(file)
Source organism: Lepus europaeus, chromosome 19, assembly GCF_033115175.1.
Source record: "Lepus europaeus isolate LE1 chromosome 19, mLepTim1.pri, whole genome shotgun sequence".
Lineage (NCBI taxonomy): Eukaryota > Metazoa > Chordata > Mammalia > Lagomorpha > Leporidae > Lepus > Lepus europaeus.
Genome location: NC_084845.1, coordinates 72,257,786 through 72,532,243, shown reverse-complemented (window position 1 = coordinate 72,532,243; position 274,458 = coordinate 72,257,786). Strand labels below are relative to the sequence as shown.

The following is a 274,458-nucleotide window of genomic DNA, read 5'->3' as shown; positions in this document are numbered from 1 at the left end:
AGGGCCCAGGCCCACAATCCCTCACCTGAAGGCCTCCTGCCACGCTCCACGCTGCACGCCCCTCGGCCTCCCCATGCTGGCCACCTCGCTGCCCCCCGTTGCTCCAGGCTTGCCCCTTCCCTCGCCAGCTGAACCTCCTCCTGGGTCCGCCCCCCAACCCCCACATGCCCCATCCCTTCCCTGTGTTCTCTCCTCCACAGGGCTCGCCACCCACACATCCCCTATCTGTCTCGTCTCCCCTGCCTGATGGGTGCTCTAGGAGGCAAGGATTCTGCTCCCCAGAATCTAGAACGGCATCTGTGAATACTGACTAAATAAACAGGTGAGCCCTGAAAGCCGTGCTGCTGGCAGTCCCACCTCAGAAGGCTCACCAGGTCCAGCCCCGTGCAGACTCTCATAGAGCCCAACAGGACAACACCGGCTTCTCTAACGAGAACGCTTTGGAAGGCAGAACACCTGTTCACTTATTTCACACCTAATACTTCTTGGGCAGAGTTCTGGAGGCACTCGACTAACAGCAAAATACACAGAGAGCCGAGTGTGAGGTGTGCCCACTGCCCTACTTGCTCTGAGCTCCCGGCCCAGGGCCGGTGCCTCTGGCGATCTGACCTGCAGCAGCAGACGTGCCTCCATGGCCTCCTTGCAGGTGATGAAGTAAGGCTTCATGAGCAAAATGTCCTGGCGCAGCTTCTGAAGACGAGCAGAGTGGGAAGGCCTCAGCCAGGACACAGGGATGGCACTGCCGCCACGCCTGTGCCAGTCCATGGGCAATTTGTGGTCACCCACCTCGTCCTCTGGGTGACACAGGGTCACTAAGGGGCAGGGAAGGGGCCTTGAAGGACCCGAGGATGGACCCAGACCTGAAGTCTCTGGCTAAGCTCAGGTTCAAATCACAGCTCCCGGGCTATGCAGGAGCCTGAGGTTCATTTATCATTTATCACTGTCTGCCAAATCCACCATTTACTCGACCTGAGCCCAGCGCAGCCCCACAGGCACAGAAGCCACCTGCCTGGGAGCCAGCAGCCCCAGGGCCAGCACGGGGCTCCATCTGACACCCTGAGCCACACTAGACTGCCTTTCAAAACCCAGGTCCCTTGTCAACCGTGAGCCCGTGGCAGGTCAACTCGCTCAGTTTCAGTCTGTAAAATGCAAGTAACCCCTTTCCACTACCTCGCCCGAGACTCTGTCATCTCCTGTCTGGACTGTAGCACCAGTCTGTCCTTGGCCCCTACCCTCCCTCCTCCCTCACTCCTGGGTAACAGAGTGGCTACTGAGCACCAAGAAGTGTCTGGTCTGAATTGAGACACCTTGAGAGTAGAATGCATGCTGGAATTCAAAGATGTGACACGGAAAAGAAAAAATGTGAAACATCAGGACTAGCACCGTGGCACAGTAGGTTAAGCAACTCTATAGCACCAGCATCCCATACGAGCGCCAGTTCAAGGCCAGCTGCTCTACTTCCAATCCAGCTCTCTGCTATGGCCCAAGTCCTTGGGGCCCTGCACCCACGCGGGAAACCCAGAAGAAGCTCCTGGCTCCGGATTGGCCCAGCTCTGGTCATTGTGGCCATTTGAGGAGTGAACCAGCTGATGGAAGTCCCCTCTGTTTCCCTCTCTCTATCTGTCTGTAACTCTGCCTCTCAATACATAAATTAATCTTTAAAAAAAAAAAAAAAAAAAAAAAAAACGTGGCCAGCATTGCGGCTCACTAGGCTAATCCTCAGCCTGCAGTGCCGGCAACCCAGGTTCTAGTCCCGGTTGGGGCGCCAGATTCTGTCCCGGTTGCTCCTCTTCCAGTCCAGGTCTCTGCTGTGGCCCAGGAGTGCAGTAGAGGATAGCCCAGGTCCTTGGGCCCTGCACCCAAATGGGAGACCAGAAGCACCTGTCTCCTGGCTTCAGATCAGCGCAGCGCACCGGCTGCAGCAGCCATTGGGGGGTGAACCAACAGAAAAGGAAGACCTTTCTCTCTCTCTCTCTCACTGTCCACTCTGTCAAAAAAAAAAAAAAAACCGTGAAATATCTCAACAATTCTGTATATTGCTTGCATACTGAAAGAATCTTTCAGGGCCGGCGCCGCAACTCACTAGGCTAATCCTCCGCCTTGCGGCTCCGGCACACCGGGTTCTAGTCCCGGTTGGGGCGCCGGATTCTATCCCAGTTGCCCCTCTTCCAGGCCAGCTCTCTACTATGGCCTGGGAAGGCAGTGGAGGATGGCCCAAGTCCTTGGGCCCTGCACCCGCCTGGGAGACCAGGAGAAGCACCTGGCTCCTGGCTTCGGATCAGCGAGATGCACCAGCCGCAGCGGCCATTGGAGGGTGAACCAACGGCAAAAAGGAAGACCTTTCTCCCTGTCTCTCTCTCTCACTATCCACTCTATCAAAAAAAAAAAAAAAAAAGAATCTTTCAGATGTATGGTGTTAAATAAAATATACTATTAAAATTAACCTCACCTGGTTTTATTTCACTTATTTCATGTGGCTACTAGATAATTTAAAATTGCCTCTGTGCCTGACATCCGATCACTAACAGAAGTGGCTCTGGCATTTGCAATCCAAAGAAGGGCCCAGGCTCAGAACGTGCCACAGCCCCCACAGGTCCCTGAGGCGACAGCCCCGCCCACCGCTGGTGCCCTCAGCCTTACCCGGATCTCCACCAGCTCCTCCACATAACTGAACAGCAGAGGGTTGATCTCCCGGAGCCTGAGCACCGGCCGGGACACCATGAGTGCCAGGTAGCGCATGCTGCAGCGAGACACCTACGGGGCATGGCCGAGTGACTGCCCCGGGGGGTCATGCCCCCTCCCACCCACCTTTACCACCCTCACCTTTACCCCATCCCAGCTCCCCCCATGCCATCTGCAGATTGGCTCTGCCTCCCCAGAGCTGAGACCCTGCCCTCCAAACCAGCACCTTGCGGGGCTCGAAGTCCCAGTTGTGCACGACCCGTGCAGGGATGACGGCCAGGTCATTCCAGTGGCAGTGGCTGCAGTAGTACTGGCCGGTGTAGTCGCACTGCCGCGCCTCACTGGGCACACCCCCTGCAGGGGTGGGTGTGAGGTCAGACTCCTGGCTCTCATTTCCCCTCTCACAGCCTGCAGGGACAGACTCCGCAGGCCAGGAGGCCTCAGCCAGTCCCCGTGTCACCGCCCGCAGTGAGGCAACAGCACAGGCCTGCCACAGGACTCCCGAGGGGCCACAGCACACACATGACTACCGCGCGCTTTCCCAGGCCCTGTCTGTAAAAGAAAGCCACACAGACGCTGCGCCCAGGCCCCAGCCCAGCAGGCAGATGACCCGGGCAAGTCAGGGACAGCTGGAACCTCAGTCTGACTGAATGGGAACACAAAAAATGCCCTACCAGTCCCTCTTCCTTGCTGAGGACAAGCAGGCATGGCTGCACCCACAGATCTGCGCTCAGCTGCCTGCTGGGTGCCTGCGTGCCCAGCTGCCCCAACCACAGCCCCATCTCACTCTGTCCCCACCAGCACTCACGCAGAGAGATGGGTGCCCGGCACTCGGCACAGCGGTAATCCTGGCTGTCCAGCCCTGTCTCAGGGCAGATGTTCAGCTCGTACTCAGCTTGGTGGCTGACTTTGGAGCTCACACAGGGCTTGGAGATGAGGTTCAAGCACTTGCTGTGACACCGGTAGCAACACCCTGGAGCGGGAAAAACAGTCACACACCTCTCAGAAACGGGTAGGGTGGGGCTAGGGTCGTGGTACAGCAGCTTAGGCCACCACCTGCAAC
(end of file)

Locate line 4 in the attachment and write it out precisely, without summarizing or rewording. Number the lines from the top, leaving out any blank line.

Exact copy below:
Genome location: NC_084845.1, coordinates 72,257,786 through 72,532,243, shown reverse-complemented (window position 1 = coordinate 72,532,243; position 274,458 = coordinate 72,257,786). Strand labels below are relative to the sequence as shown.